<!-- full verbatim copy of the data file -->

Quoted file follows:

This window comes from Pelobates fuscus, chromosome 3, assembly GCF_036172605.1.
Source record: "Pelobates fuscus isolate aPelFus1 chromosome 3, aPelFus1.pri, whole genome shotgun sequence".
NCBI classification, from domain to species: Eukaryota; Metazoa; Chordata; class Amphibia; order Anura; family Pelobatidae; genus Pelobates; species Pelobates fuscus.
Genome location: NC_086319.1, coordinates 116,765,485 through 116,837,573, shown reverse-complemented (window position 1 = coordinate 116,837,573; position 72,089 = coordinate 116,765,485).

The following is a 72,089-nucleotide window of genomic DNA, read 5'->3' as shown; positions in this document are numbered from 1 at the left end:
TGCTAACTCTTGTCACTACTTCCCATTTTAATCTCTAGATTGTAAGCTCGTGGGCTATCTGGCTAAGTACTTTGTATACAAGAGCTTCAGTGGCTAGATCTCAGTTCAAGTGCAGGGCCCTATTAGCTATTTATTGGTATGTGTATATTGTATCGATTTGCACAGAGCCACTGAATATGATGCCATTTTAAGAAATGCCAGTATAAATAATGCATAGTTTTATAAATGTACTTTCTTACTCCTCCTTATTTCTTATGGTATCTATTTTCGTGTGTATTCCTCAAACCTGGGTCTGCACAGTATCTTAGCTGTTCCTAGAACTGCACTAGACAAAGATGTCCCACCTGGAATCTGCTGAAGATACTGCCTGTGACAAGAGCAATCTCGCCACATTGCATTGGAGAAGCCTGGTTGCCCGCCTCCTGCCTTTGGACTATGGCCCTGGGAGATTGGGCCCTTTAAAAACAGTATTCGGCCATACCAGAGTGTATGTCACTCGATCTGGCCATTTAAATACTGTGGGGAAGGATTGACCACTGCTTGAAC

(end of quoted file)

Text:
This window comes from Pelobates fuscus, chromosome 3, assembly GCF_036172605.1.
Source record: "Pelobates fuscus isolate aPelFus1 chromosome 3, aPelFus1.pri, whole genome shotgun sequence".
NCBI classification, from domain to species: Eukaryota; Metazoa; Chordata; class Amphibia; order Anura; family Pelobatidae; genus Pelobates; species Pelobates fuscus.
Genome location: NC_086319.1, coordinates 116,765,485 through 116,837,573, shown reverse-complemented (window position 1 = coordinate 116,837,573; position 72,089 = coordinate 116,765,485).

The following is a 72,089-nucleotide window of genomic DNA, read 5'->3' as shown; positions in this document are numbered from 1 at the left end:
TGCTAACTCTTGTCACTACTTCCCATTTTAATCTCTAGATTGTAAGCTCGTGGGCTATCTGGCTAAGTACTTTGTATACAAGAGCTTCAGTGGCTAGATCTCAGTTCAAGTGCAGGGCCCTATTAGCTATTTATTGGTATGTGTATATTGTATCGATTTGCACAGAGCCACTGAATATGATGCCATTTTAAGAAATGCCAGTATAAATAATGCATAGTTTTATAAATGTACTTTCTTACTCCTCCTTATTTCTTATGGTATCTATTTTCGTGTGTATTCCTCAAACCTGGGTCTGCACAGTATCTTAGCTGTTCCTAGAACTGCACTAGACAAAGATGTCCCACCTGGAATCTGCTGAAGATACTGCCTGTGACAAGAGCAATCTCGCCACATTGCATTGGAGAAGCCTGGTTGCCCGCCTCCTGCCTTTGGACTATGGCCCTGGGAGATTGGGCCCTTTAAAAACAGTATTCGGCCATACCAGAGTGTATGTCACTCGATCTGGCCATTTAAATACTGTGGGGAAGGATTGACCACTGCTTGAAC